COPENHAGEN, Denmark (AP) -- Sweden's central bank on Tuesday raised its key interest rate by a full percentage point to 1.75%, saying inflation is "too high" and "is undermining households' purchasing power and making it more difficult for both companies and households to plan their finances."
Riksbanken said that inflation has risen rapidly -- the rate for August was 9.0% -- and "to bring down the high rate of price increase, central banks worldwide have raised their policy rates at a rapid pace."
It said that "during the pandemic, global imbalances arose between supply and demand. Russia's war in Ukraine has pushed up prices even further on several important commodities and created serious disruptions on the energy markets in Europe, which has caused electricity and gas prices to rise to very high levels."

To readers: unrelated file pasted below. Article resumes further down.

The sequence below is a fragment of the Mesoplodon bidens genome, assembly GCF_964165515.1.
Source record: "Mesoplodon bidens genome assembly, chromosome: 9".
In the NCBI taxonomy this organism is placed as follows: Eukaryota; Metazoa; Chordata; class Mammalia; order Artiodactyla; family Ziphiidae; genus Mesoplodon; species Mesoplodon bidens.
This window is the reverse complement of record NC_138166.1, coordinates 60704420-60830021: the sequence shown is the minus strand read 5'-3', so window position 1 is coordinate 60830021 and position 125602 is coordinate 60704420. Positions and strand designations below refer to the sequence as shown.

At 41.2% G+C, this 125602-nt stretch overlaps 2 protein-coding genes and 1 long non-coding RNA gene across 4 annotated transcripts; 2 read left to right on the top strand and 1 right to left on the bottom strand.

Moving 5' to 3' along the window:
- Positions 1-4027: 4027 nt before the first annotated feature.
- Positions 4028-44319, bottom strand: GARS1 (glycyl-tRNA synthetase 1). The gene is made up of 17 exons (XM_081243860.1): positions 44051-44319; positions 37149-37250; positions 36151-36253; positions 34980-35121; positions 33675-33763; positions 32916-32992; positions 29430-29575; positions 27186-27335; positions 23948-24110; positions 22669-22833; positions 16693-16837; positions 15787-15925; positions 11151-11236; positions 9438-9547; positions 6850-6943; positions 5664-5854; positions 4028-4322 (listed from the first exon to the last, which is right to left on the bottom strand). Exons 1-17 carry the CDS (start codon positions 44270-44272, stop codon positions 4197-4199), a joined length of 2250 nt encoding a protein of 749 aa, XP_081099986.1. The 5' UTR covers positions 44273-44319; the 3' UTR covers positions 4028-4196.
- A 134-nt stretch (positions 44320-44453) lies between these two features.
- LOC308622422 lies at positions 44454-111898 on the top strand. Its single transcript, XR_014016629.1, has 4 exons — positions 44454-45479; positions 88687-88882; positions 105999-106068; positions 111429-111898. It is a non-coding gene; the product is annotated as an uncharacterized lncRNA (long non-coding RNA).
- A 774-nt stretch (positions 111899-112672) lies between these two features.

It added that "the good economic activity in Sweden has also contributed."
Riksbanken said the policy rate will continue to be raised over the next six months as it tries to bring inflation back to target levels.
Sweden is part of the European Union but does not use the euro, so it is not part of European Central Bank.